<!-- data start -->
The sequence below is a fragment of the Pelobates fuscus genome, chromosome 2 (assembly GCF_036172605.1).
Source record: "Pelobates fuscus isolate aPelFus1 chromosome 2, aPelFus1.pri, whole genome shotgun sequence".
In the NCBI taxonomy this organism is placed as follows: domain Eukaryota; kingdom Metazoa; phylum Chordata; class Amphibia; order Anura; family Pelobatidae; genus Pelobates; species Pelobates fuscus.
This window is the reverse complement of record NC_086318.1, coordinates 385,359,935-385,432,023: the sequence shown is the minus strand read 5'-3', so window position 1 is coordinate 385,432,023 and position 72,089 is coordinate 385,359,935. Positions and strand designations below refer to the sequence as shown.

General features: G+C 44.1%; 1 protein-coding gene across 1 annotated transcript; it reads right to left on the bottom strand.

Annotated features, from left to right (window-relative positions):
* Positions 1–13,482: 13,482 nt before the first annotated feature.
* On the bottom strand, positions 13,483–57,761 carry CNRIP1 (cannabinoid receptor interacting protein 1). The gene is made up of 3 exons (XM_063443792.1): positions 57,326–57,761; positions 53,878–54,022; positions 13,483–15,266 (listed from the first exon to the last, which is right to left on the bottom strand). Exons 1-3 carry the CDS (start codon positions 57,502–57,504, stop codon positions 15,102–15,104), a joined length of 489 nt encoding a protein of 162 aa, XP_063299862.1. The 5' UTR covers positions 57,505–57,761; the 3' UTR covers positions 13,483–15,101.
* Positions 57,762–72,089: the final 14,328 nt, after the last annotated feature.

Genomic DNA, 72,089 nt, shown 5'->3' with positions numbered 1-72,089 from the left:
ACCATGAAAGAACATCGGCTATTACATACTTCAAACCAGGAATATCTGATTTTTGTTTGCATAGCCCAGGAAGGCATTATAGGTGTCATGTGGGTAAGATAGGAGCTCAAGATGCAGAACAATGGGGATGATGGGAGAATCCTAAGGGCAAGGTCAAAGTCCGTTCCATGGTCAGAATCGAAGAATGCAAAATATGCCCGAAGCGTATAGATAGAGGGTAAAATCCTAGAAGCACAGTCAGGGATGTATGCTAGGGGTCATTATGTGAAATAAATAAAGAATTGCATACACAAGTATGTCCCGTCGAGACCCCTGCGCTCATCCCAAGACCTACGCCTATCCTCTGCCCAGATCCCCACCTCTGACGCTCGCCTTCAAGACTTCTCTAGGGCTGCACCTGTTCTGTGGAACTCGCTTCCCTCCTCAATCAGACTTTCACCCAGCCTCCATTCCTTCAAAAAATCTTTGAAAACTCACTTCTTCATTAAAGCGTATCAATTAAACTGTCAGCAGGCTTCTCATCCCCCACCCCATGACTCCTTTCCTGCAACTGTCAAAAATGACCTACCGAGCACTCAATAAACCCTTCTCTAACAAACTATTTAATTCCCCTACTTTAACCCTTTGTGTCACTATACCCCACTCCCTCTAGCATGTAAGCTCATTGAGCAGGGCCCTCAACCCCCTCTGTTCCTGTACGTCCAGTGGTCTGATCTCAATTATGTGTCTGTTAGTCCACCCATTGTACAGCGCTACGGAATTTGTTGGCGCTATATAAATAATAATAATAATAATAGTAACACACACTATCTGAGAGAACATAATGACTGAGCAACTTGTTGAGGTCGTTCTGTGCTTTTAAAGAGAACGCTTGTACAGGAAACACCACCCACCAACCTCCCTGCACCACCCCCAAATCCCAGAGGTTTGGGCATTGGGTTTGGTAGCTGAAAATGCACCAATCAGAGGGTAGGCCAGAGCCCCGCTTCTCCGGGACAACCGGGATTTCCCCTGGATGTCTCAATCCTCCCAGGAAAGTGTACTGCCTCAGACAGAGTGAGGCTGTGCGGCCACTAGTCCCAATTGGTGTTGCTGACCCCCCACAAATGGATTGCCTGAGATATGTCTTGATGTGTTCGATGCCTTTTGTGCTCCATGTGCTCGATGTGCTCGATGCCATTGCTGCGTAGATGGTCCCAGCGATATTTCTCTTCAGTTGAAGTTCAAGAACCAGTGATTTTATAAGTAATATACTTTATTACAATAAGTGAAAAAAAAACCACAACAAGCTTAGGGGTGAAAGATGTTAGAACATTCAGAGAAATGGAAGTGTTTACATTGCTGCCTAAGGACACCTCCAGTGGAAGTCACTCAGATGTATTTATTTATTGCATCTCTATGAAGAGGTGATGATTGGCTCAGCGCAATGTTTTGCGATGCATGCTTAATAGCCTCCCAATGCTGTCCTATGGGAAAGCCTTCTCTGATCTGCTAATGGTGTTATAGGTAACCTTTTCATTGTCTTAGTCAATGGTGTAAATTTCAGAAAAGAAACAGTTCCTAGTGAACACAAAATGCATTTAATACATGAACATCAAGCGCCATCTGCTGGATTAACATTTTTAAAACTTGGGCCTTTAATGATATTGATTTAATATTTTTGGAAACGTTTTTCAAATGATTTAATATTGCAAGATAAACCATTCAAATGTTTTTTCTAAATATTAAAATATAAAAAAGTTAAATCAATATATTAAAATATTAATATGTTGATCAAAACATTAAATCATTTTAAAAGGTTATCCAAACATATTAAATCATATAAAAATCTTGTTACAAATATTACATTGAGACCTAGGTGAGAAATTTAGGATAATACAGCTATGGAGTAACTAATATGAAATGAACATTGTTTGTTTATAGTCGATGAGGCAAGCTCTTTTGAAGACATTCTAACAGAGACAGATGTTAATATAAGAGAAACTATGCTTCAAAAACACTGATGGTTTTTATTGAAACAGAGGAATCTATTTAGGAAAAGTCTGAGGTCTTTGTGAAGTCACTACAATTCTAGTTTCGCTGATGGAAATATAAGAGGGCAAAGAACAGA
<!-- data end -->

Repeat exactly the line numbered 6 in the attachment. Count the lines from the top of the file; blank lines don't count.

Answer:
Annotated features, from left to right (window-relative positions):